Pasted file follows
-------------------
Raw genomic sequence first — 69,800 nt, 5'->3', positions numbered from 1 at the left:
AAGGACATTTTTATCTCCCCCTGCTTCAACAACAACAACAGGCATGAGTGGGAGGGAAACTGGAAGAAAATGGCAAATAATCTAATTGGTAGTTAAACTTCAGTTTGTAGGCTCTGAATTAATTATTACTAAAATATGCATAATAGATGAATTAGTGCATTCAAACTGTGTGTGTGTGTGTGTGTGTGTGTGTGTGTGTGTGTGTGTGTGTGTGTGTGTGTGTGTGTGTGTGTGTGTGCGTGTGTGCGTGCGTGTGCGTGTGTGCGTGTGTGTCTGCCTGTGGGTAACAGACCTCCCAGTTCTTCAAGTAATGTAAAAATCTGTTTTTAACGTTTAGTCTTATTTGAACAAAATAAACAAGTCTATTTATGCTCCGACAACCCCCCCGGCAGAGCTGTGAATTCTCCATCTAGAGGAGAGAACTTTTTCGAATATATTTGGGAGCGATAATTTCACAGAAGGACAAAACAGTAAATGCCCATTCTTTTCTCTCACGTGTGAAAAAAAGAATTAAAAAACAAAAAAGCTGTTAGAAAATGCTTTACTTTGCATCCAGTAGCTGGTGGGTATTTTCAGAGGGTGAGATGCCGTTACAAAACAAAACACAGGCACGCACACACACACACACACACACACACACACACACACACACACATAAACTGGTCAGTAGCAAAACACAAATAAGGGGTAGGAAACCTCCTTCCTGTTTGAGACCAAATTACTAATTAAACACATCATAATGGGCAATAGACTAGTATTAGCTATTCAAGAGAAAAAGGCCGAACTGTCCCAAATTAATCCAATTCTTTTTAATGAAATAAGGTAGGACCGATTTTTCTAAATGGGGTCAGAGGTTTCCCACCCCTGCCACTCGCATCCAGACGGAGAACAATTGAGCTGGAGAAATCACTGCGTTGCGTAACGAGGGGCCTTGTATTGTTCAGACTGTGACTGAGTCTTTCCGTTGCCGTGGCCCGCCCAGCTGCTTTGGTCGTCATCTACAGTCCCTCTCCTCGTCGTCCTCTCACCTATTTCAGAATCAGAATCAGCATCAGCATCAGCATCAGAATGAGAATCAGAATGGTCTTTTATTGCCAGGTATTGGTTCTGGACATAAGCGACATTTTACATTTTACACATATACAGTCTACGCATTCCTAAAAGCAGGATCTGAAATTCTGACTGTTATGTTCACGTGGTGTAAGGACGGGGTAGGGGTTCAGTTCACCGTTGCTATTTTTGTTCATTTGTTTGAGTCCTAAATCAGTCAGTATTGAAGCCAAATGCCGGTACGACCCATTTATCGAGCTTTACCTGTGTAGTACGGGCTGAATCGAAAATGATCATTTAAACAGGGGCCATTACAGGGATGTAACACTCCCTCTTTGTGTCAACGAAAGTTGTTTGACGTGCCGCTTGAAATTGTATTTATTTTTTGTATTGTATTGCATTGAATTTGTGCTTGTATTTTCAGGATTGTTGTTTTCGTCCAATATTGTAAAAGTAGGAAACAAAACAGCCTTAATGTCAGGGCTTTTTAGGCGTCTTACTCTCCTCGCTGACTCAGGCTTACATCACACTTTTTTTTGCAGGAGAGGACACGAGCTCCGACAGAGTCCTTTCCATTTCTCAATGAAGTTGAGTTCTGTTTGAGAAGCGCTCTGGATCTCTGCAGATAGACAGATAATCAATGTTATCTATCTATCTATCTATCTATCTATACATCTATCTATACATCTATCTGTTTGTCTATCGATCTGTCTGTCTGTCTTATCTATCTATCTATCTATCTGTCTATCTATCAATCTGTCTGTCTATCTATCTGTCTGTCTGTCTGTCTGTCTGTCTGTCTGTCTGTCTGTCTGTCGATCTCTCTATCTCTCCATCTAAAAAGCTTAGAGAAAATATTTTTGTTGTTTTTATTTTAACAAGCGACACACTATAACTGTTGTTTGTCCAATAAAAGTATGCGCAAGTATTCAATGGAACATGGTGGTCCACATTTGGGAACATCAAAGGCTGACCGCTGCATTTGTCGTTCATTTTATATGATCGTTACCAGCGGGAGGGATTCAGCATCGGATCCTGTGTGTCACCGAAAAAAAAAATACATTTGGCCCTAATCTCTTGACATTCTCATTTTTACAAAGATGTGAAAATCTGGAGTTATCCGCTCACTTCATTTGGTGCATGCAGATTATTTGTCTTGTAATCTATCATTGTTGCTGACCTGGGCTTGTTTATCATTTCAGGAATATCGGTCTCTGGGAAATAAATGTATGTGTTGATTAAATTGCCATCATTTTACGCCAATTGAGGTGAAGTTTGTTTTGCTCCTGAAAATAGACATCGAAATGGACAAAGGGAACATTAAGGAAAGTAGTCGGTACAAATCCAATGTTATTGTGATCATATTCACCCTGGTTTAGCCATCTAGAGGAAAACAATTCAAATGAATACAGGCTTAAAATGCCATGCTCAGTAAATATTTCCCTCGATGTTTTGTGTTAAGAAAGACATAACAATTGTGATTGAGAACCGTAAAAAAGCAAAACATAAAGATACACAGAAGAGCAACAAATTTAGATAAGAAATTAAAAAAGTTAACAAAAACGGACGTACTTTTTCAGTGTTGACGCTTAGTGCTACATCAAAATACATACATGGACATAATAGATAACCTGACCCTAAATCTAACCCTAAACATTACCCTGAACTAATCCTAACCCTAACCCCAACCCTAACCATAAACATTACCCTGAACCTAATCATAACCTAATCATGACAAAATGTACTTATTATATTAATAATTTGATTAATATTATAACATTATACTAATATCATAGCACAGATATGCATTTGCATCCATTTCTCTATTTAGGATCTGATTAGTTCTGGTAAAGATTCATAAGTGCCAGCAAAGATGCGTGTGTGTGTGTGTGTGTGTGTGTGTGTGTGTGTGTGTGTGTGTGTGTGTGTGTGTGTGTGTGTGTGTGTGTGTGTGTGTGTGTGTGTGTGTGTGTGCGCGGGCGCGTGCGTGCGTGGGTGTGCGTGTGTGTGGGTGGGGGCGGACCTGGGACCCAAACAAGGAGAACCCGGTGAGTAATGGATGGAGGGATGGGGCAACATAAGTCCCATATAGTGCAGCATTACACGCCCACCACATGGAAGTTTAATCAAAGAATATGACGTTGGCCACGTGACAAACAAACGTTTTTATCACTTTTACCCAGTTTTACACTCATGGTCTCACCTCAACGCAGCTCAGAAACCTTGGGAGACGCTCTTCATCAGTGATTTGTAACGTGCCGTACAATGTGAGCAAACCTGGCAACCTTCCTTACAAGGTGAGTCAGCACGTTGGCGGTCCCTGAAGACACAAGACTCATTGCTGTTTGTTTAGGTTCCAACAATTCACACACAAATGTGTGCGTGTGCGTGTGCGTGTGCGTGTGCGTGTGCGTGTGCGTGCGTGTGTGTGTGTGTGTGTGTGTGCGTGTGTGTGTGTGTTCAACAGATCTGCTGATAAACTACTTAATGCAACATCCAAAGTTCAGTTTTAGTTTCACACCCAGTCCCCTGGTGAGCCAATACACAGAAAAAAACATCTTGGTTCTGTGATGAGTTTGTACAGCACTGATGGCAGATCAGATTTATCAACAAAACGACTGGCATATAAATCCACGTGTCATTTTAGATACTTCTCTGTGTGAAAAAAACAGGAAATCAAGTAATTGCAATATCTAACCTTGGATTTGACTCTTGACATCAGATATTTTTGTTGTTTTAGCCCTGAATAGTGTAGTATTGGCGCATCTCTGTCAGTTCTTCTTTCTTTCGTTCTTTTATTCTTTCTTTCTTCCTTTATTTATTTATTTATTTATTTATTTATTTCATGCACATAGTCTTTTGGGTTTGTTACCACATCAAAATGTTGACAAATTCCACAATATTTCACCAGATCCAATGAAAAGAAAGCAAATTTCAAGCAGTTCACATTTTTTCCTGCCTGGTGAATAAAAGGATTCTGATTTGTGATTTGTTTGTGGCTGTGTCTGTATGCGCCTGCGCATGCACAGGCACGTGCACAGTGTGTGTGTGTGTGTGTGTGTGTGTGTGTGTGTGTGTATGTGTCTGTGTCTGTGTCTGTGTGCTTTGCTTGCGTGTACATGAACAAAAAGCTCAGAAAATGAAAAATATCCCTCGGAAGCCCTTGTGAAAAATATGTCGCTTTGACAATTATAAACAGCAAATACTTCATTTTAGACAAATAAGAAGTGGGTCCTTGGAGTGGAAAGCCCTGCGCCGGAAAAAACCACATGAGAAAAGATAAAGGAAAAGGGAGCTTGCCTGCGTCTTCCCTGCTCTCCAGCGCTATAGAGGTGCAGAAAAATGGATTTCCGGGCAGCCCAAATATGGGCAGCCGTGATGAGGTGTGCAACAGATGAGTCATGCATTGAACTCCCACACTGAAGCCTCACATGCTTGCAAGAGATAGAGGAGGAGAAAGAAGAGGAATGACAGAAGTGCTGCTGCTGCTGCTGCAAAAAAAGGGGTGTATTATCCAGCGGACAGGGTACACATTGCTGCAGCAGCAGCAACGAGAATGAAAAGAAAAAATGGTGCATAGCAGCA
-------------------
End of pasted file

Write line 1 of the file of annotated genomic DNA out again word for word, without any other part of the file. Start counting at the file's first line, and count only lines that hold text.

Raw genomic sequence first — 69,800 nt, 5'->3', positions numbered from 1 at the left: